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Study on microwave assisted extraction of chrysophanol and its intervention in biofilm formation of Streptococcus suis

Jing-Wen Bai a, Xing-Ru Chen bc, Yang Tang a, Wen-Qiang Cui bc, Da-Long Li d, Bello-Onaghise God'spower bc and Yu Yang *a
aCollege of Science, Northeast Agricultural University, 600 Changjiang Road, Xiangfang, Harbin, Heilongjiang 150030, P. R. China. E-mail:; Tel: +86 451 55191442
bCollege of Veterinary Medicine, Northeast Agricultural University, Harbin, China
cHeilongjiang Key Laboratory for Animal Disease Control and Pharmaceutical Development, Harbin, China
dCollege of Horticulture, Northeast Agricultural University, Harbin, China

Received 21st June 2019 , Accepted 7th September 2019

First published on 17th September 2019


A microwave assisted extraction technology was used to extract chrysophanol from rhubarb. The present study will focus on the optimum extraction conditions of chrysophanol and discuss the inhibitory effect of chrysophanol on the biofilm formation of Streptococcus suis (S. suis). A Box–Behnken design based on single-factor experiments was applied to optimize the microwave assisted extraction process and to study the factors' relationships with each other. The results showed that a microwave temperature of 56 °C, ethanol concentration of 70%, microwave power of 540 W and liquid to raw material ratio of 55 mL g−1 were the optimal conditions for the microwave method. The yield of chrysophanol was 2.54 ± 0.07% under the optimal conditions, which was in agreement with the predicted value (2.64%). Then, the chemical structure of the extracted chrysophanol was identified by LC-MS. In addition, in vitro experiments showed that chrysophanol has an inhibitory effect on S. suis (minimum inhibitory concentration was 1.98 μg mL−1) and was shown to significantly inhibit the capability of S. suis to form a biofilm using crystal violet staining. Finally, scanning electron microscopy analysis showed that the three-dimensional structure of the biofilm deposited by the S. suis community was destroyed by chrysophanol.

1. Introduction

Rhubarb is a famous Chinese medicinal herb which belongs to the family Polygonaceae, in which the main bioactive compounds are chrysophanol, emodin and rhein.1 Among them, chrysophanol (1,8-dihydroxy-3-methyl-anthraquinone) is a member of the anthraquinone family2 having broad-spectrum therapeutic potential and beneficial effects on human health.3 Previous study has also confirmed the beneficial biological properties of chrysophanol. It is a major component of most plant extracts that have been used for the treatment of chronic kidney disease4 and inflammation,5 gastric protection,6 treatment of diabetes,7 and so on. Most recent studies have shown that chrysophanol has significant inhibitory effects against Bacillus cereus, Escherichia coli,8Pseudomonas aeruginosa and Stenotrophomonas maltophilia.9 From our previous study, it was observed that rhubarb water extract could inhibit Streptococcus suis (S. suis) biofilm formation.10 Therefore, further investigation is required to verify whether chrysophanol in rhubarb extract interferes with the formation of S. suis biofilm. In order to study the bacteriostatic activity of chrysophanol in rhubarb, the extraction of bioactive components is a critical step.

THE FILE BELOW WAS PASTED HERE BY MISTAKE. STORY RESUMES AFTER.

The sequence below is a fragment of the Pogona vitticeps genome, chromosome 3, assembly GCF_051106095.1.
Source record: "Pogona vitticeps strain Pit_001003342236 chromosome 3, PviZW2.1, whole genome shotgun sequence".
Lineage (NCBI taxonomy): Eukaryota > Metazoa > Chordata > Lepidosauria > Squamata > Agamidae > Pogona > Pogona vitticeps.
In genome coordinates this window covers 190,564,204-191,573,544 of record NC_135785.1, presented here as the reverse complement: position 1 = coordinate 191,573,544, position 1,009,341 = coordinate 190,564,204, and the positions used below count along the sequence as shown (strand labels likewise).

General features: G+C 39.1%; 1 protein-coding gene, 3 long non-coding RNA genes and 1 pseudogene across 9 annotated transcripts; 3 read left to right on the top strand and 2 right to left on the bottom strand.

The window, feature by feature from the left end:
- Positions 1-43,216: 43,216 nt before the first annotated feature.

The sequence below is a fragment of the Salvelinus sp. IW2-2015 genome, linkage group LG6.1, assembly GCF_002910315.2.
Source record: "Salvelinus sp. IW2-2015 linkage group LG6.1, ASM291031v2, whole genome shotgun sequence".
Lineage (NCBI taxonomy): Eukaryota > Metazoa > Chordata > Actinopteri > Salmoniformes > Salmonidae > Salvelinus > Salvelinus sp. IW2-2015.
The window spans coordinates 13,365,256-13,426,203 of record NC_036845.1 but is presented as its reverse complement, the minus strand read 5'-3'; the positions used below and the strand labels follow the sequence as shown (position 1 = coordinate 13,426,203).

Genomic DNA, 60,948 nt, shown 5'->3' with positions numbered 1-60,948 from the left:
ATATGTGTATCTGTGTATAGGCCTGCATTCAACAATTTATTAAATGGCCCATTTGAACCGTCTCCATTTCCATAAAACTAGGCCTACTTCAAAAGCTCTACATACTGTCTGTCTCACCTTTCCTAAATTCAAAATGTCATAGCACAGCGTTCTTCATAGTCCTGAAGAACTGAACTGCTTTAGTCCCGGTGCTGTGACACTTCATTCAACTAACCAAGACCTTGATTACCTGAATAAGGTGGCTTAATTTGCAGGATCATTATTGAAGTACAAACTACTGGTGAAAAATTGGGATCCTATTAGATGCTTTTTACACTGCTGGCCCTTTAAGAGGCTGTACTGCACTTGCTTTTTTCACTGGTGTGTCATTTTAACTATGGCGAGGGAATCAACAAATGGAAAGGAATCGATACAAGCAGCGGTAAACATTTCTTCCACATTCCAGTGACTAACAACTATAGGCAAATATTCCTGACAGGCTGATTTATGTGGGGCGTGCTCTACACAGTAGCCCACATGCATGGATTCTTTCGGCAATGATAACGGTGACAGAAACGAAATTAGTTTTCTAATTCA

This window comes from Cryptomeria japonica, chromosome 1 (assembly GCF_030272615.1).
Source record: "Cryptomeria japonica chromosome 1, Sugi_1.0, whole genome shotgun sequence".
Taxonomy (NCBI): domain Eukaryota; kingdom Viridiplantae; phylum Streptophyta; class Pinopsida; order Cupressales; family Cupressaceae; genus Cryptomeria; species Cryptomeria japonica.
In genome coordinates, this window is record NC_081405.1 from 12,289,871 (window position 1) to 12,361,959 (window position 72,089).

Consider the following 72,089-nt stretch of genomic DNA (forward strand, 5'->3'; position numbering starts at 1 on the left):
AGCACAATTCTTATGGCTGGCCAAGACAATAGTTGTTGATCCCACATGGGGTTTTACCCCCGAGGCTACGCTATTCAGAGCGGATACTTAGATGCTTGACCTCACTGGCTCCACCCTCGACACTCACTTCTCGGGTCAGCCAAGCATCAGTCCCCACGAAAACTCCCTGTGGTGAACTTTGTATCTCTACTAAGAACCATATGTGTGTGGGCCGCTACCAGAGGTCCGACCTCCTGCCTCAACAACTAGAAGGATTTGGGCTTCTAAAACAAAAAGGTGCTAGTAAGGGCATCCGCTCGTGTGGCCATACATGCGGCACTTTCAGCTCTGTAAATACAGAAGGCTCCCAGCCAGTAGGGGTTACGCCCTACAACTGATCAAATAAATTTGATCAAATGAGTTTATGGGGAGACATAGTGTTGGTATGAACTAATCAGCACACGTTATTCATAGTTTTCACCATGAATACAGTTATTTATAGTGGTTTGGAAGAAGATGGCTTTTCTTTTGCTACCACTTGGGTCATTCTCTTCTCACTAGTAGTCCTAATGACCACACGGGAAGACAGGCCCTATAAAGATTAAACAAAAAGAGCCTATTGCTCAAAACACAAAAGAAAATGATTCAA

The common extraction methods for extracting herbal medicines are mainly hot expelling, cold pressing, supercritical fluid extraction11 and Soxhlet.12 However, each method has its drawbacks. As these techniques are time-consuming and require large volumes of expensive solvents,13 factors such as effectiveness, cost, simplicity and waste have considerable influence on the extraction method chosen11 compared to traditional maceration and cyclic pressurization extraction.12 Compared with the above methods, the microwave assisted extraction is currently not a common method used in bioactive compound extraction, its advantages include rapid and convenient extraction rate, no damage to the biological activity of the extract, and lower cost of sample preparation.14 The microwave technique is widely used as a green solvent extraction technology.15 Therefore, the selection of microwave assisted extraction and optimization of herbal medicine extracts may be able to effectively improve the therapeutic effect of the main ingredients.

Therefore, the purpose of this study was to optimize the microwave assisted extraction parameters using response surface methodology (RSM) in order to obtain the maximal chrysophanol yield. The structure of chrysophanol extracted from rhubarb was characterized by LC-MS analysis. Moreover, we evaluated the inhibition of biofilm formation capability in S. suis by crystal violet staining and scanning electron microscopy (SEM).

2. Materials and methods

2.1. Extraction of rhubarb